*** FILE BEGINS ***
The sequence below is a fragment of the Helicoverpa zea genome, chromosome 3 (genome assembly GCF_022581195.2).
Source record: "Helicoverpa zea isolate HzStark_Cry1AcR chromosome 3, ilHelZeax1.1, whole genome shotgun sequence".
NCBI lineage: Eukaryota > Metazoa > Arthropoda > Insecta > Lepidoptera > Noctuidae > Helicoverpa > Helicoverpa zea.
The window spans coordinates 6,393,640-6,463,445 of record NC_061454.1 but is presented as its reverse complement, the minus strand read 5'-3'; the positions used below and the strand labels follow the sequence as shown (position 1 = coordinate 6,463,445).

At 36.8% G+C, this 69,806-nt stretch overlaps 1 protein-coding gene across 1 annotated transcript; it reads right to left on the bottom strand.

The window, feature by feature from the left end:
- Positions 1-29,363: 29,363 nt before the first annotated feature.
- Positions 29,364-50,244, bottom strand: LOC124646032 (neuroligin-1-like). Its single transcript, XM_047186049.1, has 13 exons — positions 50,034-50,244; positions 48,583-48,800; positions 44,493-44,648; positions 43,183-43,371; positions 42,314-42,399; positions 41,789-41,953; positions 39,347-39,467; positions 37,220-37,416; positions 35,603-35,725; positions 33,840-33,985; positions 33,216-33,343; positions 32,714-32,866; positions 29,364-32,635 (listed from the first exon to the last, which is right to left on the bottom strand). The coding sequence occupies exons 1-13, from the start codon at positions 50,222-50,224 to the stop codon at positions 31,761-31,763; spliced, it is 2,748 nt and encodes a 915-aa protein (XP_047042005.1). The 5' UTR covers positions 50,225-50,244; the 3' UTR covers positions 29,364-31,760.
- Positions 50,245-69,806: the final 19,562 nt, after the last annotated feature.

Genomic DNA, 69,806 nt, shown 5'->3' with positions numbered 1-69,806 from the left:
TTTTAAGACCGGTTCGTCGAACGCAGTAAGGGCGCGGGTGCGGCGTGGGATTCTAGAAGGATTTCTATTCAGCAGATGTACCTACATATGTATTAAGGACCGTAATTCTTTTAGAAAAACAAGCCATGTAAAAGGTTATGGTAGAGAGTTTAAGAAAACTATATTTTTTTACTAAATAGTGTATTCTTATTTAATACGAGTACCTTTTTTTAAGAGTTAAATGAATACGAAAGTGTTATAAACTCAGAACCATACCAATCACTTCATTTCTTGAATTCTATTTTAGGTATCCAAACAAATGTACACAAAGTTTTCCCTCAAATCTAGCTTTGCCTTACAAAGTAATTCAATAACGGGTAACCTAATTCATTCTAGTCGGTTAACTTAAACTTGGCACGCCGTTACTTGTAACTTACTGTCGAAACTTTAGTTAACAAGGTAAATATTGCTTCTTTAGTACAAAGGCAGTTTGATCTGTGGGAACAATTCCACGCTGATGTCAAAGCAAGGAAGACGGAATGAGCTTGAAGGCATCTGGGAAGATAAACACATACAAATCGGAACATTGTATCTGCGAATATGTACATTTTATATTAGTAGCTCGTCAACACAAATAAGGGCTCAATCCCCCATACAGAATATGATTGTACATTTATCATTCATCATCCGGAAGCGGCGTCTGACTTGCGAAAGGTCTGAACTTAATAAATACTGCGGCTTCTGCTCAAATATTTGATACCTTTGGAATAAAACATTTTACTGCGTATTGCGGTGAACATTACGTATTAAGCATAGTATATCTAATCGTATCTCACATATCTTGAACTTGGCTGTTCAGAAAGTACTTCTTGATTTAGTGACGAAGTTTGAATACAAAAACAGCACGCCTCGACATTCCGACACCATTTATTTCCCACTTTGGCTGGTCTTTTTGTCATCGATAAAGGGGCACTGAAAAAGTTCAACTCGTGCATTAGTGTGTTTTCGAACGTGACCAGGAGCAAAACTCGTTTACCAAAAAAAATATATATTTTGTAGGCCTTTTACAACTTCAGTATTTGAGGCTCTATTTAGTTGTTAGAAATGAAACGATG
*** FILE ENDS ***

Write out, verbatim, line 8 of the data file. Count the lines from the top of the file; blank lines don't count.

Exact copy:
- Positions 29,364-50,244, bottom strand: LOC124646032 (neuroligin-1-like). Its single transcript, XM_047186049.1, has 13 exons — positions 50,034-50,244; positions 48,583-48,800; positions 44,493-44,648; positions 43,183-43,371; positions 42,314-42,399; positions 41,789-41,953; positions 39,347-39,467; positions 37,220-37,416; positions 35,603-35,725; positions 33,840-33,985; positions 33,216-33,343; positions 32,714-32,866; positions 29,364-32,635 (listed from the first exon to the last, which is right to left on the bottom strand). The coding sequence occupies exons 1-13, from the start codon at positions 50,222-50,224 to the stop codon at positions 31,761-31,763; spliced, it is 2,748 nt and encodes a 915-aa protein (XP_047042005.1). The 5' UTR covers positions 50,225-50,244; the 3' UTR covers positions 29,364-31,760.